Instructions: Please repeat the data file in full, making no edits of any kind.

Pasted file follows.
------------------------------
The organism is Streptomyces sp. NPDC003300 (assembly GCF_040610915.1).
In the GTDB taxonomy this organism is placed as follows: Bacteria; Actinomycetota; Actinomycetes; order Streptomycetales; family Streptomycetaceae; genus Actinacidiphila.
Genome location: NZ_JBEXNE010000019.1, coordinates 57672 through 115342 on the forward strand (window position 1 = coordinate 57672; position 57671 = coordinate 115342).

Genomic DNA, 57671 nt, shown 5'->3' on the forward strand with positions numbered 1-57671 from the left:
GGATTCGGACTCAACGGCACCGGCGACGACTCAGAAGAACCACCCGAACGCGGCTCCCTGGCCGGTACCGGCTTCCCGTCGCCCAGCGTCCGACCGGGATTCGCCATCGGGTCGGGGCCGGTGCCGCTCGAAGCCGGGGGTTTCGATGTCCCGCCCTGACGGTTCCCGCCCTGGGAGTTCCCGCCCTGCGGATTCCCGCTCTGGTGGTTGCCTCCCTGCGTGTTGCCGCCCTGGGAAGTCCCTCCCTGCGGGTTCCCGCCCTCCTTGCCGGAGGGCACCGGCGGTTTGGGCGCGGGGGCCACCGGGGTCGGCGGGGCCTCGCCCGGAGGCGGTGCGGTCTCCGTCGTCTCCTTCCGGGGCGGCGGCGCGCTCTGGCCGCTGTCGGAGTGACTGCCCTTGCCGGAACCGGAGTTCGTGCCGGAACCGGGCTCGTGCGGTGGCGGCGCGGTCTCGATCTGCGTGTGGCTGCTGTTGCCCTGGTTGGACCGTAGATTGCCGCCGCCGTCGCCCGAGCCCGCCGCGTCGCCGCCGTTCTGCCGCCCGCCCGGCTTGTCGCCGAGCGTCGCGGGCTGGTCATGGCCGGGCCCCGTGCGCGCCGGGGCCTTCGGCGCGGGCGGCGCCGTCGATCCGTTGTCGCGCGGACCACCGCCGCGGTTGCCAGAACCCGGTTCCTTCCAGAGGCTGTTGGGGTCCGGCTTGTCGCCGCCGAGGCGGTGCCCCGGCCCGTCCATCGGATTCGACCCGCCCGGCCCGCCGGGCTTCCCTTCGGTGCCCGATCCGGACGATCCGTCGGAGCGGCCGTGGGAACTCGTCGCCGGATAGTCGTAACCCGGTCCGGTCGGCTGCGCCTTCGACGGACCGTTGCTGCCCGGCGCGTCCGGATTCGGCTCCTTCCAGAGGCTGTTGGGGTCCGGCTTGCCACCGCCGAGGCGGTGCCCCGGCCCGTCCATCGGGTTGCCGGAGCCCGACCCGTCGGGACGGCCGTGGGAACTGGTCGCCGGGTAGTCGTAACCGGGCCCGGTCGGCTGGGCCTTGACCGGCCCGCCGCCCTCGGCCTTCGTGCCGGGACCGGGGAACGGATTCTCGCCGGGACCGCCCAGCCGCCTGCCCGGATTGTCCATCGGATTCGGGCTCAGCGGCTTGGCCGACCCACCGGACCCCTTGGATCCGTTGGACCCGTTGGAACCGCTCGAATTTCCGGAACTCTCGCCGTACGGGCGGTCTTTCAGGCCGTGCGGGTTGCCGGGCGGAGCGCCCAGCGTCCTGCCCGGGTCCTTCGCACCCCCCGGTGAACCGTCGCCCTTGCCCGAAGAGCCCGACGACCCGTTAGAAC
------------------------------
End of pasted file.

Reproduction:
The organism is Streptomyces sp. NPDC003300 (assembly GCF_040610915.1).
In the GTDB taxonomy this organism is placed as follows: Bacteria; Actinomycetota; Actinomycetes; order Streptomycetales; family Streptomycetaceae; genus Actinacidiphila.
Genome location: NZ_JBEXNE010000019.1, coordinates 57672 through 115342 on the forward strand (window position 1 = coordinate 57672; position 57671 = coordinate 115342).

Genomic DNA, 57671 nt, shown 5'->3' on the forward strand with positions numbered 1-57671 from the left:
GGATTCGGACTCAACGGCACCGGCGACGACTCAGAAGAACCACCCGAACGCGGCTCCCTGGCCGGTACCGGCTTCCCGTCGCCCAGCGTCCGACCGGGATTCGCCATCGGGTCGGGGCCGGTGCCGCTCGAAGCCGGGGGTTTCGATGTCCCGCCCTGACGGTTCCCGCCCTGGGAGTTCCCGCCCTGCGGATTCCCGCTCTGGTGGTTGCCTCCCTGCGTGTTGCCGCCCTGGGAAGTCCCTCCCTGCGGGTTCCCGCCCTCCTTGCCGGAGGGCACCGGCGGTTTGGGCGCGGGGGCCACCGGGGTCGGCGGGGCCTCGCCCGGAGGCGGTGCGGTCTCCGTCGTCTCCTTCCGGGGCGGCGGCGCGCTCTGGCCGCTGTCGGAGTGACTGCCCTTGCCGGAACCGGAGTTCGTGCCGGAACCGGGCTCGTGCGGTGGCGGCGCGGTCTCGATCTGCGTGTGGCTGCTGTTGCCCTGGTTGGACCGTAGATTGCCGCCGCCGTCGCCCGAGCCCGCCGCGTCGCCGCCGTTCTGCCGCCCGCCCGGCTTGTCGCCGAGCGTCGCGGGCTGGTCATGGCCGGGCCCCGTGCGCGCCGGGGCCTTCGGCGCGGGCGGCGCCGTCGATCCGTTGTCGCGCGGACCACCGCCGCGGTTGCCAGAACCCGGTTCCTTCCAGAGGCTGTTGGGGTCCGGCTTGTCGCCGCCGAGGCGGTGCCCCGGCCCGTCCATCGGATTCGACCCGCCCGGCCCGCCGGGCTTCCCTTCGGTGCCCGATCCGGACGATCCGTCGGAGCGGCCGTGGGAACTCGTCGCCGGATAGTCGTAACCCGGTCCGGTCGGCTGCGCCTTCGACGGACCGTTGCTGCCCGGCGCGTCCGGATTCGGCTCCTTCCAGAGGCTGTTGGGGTCCGGCTTGCCACCGCCGAGGCGGTGCCCCGGCCCGTCCATCGGGTTGCCGGAGCCCGACCCGTCGGGACGGCCGTGGGAACTGGTCGCCGGGTAGTCGTAACCGGGCCCGGTCGGCTGGGCCTTGACCGGCCCGCCGCCCTCGGCCTTCGTGCCGGGACCGGGGAACGGATTCTCGCCGGGACCGCCCAGCCGCCTGCCCGGATTGTCCATCGGATTCGGGCTCAGCGGCTTGGCCGACCCACCGGACCCCTTGGATCCGTTGGACCCGTTGGAACCGCTCGAATTTCCGGAACTCTCGCCGTACGGGCGGTCTTTCAGGCCGTGCGGGTTGCCGGGCGGAGCGCCCAGCGTCCTGCCCGGGTCCTTCGCACCCCCCGGTGAACCGTCGCCCTTGCCCGAAGAGCCCGACGACCCGTTAGAAC